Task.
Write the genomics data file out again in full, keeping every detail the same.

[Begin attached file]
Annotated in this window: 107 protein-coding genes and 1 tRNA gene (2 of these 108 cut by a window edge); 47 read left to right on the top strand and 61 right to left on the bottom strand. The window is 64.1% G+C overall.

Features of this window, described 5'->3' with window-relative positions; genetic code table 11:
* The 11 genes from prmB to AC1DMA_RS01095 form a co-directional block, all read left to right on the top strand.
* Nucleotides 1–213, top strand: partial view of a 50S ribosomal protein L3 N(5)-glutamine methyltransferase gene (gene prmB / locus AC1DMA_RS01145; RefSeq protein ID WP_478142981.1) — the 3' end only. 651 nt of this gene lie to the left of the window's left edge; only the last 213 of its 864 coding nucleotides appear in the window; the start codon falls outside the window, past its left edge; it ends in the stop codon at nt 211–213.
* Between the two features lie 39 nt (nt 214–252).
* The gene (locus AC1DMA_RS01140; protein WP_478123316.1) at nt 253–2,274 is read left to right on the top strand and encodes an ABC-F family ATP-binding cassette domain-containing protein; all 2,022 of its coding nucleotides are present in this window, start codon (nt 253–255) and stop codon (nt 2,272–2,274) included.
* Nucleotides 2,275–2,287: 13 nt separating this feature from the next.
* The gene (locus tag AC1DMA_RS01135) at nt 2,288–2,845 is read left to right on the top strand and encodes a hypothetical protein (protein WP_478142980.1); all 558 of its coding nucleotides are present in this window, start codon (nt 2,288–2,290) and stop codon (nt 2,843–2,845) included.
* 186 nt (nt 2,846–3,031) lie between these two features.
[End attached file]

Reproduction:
Annotated in this window: 107 protein-coding genes and 1 tRNA gene (2 of these 108 cut by a window edge); 47 read left to right on the top strand and 61 right to left on the bottom strand. The window is 64.1% G+C overall.

Features of this window, described 5'->3' with window-relative positions; genetic code table 11:
* The 11 genes from prmB to AC1DMA_RS01095 form a co-directional block, all read left to right on the top strand.
* Nucleotides 1–213, top strand: partial view of a 50S ribosomal protein L3 N(5)-glutamine methyltransferase gene (gene prmB / locus AC1DMA_RS01145; RefSeq protein ID WP_478142981.1) — the 3' end only. 651 nt of this gene lie to the left of the window's left edge; only the last 213 of its 864 coding nucleotides appear in the window; the start codon falls outside the window, past its left edge; it ends in the stop codon at nt 211–213.
* Between the two features lie 39 nt (nt 214–252).
* The gene (locus AC1DMA_RS01140; protein WP_478123316.1) at nt 253–2,274 is read left to right on the top strand and encodes an ABC-F family ATP-binding cassette domain-containing protein; all 2,022 of its coding nucleotides are present in this window, start codon (nt 253–255) and stop codon (nt 2,272–2,274) included.
* Nucleotides 2,275–2,287: 13 nt separating this feature from the next.
* The gene (locus tag AC1DMA_RS01135) at nt 2,288–2,845 is read left to right on the top strand and encodes a hypothetical protein (protein WP_478142980.1); all 558 of its coding nucleotides are present in this window, start codon (nt 2,288–2,290) and stop codon (nt 2,843–2,845) included.
* 186 nt (nt 2,846–3,031) lie between these two features.